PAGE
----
Twitter for Architects
(Part of Series: New Digital and Social Media for Architects)
This is a re-post in of the two articles published on the Texas Architects. (Part 1 – Part 2) This post has combined the two separate articles into a single post as originally intended. Also this post provides placement of imagery is as intended.
Twitter: Why should I?
So there is a large amount of buzz about Social Media these days. In the field of architecture and design, it is no different. Facebook, Twitter, LinkedIn, Pinterest, Google + and many more are actively growing their usage in a professional applications. Should you join the Social Media scene? What are the benefits? Are there drawbacks? What is the best way to go about establishing a social media presence on the web? These are questions for every person or company that has yet to embark into social media. And are still questions for some who already participate within social media.
One of the more popular social media platforms is Twitter. You hear more about it every day. Twitter is a fast paced, 140 character conversation stream, and it is full of AEC professionals. Twitter offers the possibility for you (as an individual or a firm) to increase you awareness within the AEC community. Twitter provides an endless stream of information waiting for your interaction. You can grow your network of professional contacts to all parts of the country and the world. Twitter presents a way to find current information about architecture, design and construction along with any other areas of interest. At times, I feel that architects can benefit more from Twitter than almost any other users. We have the ability to find the common thread among varying topics and weave them into a unified concept. This is one of our strongest abilities as architects. Twitter furnishes an opportunity for you to become a firm or individual with expertise in your desired area. You can also connect with others who share those interests or can help you gain even more knowledge.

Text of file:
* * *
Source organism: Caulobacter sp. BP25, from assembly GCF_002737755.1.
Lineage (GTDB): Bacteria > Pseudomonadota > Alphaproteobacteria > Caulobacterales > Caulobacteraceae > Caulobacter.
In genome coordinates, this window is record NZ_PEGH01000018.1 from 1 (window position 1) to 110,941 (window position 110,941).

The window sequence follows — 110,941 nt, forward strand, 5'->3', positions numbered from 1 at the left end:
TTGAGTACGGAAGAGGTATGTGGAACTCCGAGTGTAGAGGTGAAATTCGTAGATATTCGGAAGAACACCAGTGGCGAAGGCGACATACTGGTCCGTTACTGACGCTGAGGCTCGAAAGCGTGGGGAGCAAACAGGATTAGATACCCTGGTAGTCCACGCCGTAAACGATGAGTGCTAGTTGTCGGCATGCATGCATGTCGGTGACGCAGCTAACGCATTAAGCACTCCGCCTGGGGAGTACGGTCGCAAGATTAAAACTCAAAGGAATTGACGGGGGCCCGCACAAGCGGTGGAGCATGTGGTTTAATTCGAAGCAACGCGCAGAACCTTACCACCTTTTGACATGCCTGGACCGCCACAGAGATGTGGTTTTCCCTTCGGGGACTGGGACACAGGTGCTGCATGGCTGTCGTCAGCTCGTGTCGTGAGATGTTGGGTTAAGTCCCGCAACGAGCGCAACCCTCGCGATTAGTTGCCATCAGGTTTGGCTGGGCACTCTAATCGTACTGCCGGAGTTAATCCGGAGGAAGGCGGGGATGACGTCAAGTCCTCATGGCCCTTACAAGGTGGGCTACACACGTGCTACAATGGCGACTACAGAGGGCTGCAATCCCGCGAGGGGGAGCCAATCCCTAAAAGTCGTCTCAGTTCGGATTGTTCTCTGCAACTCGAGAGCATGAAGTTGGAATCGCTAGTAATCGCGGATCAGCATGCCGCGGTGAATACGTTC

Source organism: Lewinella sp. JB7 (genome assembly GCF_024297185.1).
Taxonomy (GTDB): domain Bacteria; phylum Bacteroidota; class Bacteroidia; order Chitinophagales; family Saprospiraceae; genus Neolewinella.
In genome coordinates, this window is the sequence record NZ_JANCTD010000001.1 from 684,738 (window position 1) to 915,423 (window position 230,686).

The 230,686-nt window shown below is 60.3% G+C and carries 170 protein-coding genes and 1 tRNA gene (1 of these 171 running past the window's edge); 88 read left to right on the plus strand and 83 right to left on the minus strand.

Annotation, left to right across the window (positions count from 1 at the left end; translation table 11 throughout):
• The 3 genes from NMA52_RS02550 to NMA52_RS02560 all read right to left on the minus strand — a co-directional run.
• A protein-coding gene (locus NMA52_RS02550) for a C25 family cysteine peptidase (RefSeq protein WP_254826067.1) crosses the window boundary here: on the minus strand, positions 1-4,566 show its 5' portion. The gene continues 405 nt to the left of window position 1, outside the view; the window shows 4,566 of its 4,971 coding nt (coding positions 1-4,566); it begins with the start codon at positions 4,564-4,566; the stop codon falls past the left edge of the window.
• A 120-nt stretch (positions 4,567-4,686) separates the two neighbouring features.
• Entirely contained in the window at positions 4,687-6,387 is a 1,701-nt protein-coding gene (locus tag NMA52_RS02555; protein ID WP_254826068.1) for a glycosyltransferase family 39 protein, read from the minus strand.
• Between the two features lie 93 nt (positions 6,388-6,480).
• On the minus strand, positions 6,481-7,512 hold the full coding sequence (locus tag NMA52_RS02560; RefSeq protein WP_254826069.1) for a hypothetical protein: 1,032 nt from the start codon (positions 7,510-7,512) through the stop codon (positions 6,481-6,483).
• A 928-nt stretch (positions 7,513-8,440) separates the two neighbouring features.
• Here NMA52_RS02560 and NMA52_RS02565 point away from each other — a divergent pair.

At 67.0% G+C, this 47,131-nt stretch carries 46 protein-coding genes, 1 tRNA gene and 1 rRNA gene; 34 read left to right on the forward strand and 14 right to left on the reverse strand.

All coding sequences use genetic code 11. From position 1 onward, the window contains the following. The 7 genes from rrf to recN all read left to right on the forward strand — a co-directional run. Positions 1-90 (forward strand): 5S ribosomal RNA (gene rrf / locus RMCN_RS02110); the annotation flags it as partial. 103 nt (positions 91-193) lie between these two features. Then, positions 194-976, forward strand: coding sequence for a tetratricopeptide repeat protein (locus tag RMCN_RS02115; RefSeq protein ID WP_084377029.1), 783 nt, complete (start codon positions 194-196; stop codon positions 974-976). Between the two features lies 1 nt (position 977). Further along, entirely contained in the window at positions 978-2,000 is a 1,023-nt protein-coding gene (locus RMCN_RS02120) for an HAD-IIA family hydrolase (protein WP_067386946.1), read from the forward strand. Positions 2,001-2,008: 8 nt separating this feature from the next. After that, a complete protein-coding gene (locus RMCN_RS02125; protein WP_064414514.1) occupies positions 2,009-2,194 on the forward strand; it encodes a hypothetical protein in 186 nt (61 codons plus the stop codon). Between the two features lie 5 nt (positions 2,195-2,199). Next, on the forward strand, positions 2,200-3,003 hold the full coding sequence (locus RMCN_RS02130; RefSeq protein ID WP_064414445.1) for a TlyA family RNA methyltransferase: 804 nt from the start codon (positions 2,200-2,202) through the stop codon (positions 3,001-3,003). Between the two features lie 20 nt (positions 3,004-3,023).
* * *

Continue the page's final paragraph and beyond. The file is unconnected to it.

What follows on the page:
Twitter is not about landing a project. There are not clients just waiting for architects to tweet so they can offer them a job. (No one is directly tweeting RFP’s… yet.) It’s about increasing your knowledge and network. Both of which can eventually put you in the proper position to land a project. It’s about the long game; and about professional community and personal development. As you increase your network, your opportunities grow. Social media presents AEC professionals with the ability to expand their network beyond traditional means. Your interactions are not confined to only other architects or firms. There are manufacturers, contractors, consultants, specialists and researchers all contributing to that endless flow of information. There is an indefinite number of ways to expand your network in areas of interest. Twitter constructs a framework to generate a personal intelligence community. A community created by your efforts and one that is tailored 100% to your interests. Development of this network of intellectuals can increase awareness and produce a better professional. This is the payoff; the ability to learn about the AEC industry in a manner like never before, in as close to real time as possible. Realize this could also be called “professional intelligence media”. Introduce yourself to Social Media; Get on Twitter. Then participate.
The following are a few helpful tips to get the most out of the platform.
Create your purpose: So now that you have a desire to get involved on Twitter, you need to first think about your purpose. Determine what you hope to learn and the message you want to convey. Maybe make a list. This will guide you and give you some focus, which on Twitter, is necessary. It is fast paced and easy become distracted and to lose focus on your main objectives. This is not to imply you should limit your initial searching. I would not recommend that, but eventually you will want to come back to this focus.